2017 was a bad year for Uber. If you’re reading this, you probably don’t need me to tell you why. What you might not have seen though, is how Uber used data science experiments to manipulate drivers. In this New York Times article, Noam Sheiber discusses how Uber uses the results of data-driven experiments to influence drivers, including ways to get drivers to stay on the app and work longer, as well as getting drivers to exhibit certain behaviors (e.g. drive in certain neighborhoods at certain times).
In light of Uber’s widespread bad behavior, it’s been brought up several times that maybe we should have seen this coming. After all, this is a company that has flown in the face of laws and regulations with premeditation and exuberance, operating successfully in cities where by rule their model isn’t allowed. Given this, the question I’ll pursue here is what should we make of Airbnb, a company whose growth to unicorn status has been fueled by similarly brazen ignorance of local laws, pushing into cities where hosts often break the law (or at least the tax code) by listing their homes?
In particular, I’d like to take a look at how Airbnb affects how their hosts price their listings. Why? Well, this is where Airbnb has invested a lot of their data science resources (from what’s known publicly) and it’s one of the key levers where they can influence hosts. The genesis of their pricing model came in 2012, when Airbnb realized they had a problem. In a study, they found that many potential new hosts were going through the entire signup process, just to leave when prompted to price their listing. People didn’t know, or didn’t want to put in the work, to find out how much their listing was worth. So, Airbnb built hosts a tool that would offer pricing “tips”. The inference from Airbnb’s blog posts covering their pricing model is that this addressed the problem, as users happily rely on their tips – though they are careful to point out, repeatedly, that users are free to price at whatever they want.
As someone who is looking at this with the agenda of flagging any potential areas of concerns, this caught my attention. The inference I took from reading several accounts of their pricing model, is that Airbnb believe users lean heavily (or blindly) on their pricing suggestions. I’d buy that. And why that’s concerning is we don’t really know how their model works. Yes, we know that it’s a machine learning classifier model, that extracts features out of a listing, as well as incorporating dynamic market features (season, events, etc) to predict the value of the listing. In their postings about their model, they list features it uses, and many make sense. Wifi, private bathrooms, neighborhood, music festivals, all of these are things we’d expect. And others like “stage of growth for Airbnb” and “factors in demand” seem innocuous at first pass. But wait, what do those really mean?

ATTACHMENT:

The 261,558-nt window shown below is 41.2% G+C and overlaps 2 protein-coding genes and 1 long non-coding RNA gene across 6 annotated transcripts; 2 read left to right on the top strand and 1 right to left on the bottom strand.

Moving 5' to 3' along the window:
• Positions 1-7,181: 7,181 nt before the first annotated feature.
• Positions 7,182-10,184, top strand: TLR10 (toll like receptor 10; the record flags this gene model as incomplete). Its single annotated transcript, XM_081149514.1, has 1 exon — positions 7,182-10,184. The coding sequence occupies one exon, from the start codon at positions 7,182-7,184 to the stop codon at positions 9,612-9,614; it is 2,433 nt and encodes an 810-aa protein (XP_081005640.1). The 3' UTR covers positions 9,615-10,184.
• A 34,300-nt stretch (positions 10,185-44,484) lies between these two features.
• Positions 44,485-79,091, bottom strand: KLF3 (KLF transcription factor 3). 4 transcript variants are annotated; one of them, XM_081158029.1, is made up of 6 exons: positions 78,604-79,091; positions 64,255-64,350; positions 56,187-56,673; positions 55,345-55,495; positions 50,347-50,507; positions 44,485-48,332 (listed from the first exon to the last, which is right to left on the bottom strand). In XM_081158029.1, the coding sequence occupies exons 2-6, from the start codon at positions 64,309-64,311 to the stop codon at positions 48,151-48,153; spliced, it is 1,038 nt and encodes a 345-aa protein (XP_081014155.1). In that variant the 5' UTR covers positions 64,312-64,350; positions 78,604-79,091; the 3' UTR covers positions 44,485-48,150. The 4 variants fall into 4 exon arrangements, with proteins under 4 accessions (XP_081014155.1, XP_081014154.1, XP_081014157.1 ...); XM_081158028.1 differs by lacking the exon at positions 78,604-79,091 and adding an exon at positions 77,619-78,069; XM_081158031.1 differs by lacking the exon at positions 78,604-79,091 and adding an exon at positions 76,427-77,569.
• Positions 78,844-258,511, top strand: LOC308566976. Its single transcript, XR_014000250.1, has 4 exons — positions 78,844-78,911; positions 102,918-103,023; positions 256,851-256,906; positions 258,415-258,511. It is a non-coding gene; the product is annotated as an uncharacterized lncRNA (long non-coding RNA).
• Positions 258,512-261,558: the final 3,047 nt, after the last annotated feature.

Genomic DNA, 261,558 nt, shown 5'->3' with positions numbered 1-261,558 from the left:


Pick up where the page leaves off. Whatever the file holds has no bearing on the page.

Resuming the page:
One of the underlying problems present in Sheiber’s Uber article was that fundamentally, Uber’s and their Driver’s agendas were at odds. And while I wouldn’t say the relationship between Airbnb and their hosts is nearly as fraught as Uber and its drivers, it might not be 100% aligned. For host’s, the agenda is pretty simple: on any given listing, they’re trying to make as much money as possible. But for Airbnb, there’s way more at play. They’re trying to grow, and establish themselves as a reliable, go-to source for short-term housing rentals. They’re competing with the hotel industry as a whole, trying to establish themselves in new markets, and trying to change legislature the world over. Any of these could be a reason why they might include features in their pricing tips model that do not lead it price listings at the maximum potential value.
The potential problem here is that while Airbnb likes to share their data science accomplishments, and even open source tools, they aren’t fully transparent with users and hosts about what factors go into some of the algorithms that effect user decisions. While it would be impossible to share every feature and it’s associated weights, it is entirely possible for them to inform users if their model takes into account factors whose intent is not to maximize user revenue.
Clearly, this is all speculative, as I can’t with any certainty say what is behind the curtain of Airbnb’s pricing model. In writing this, I’m mearly hoping to bring attention to an interaction that is vulnerable to manipulation.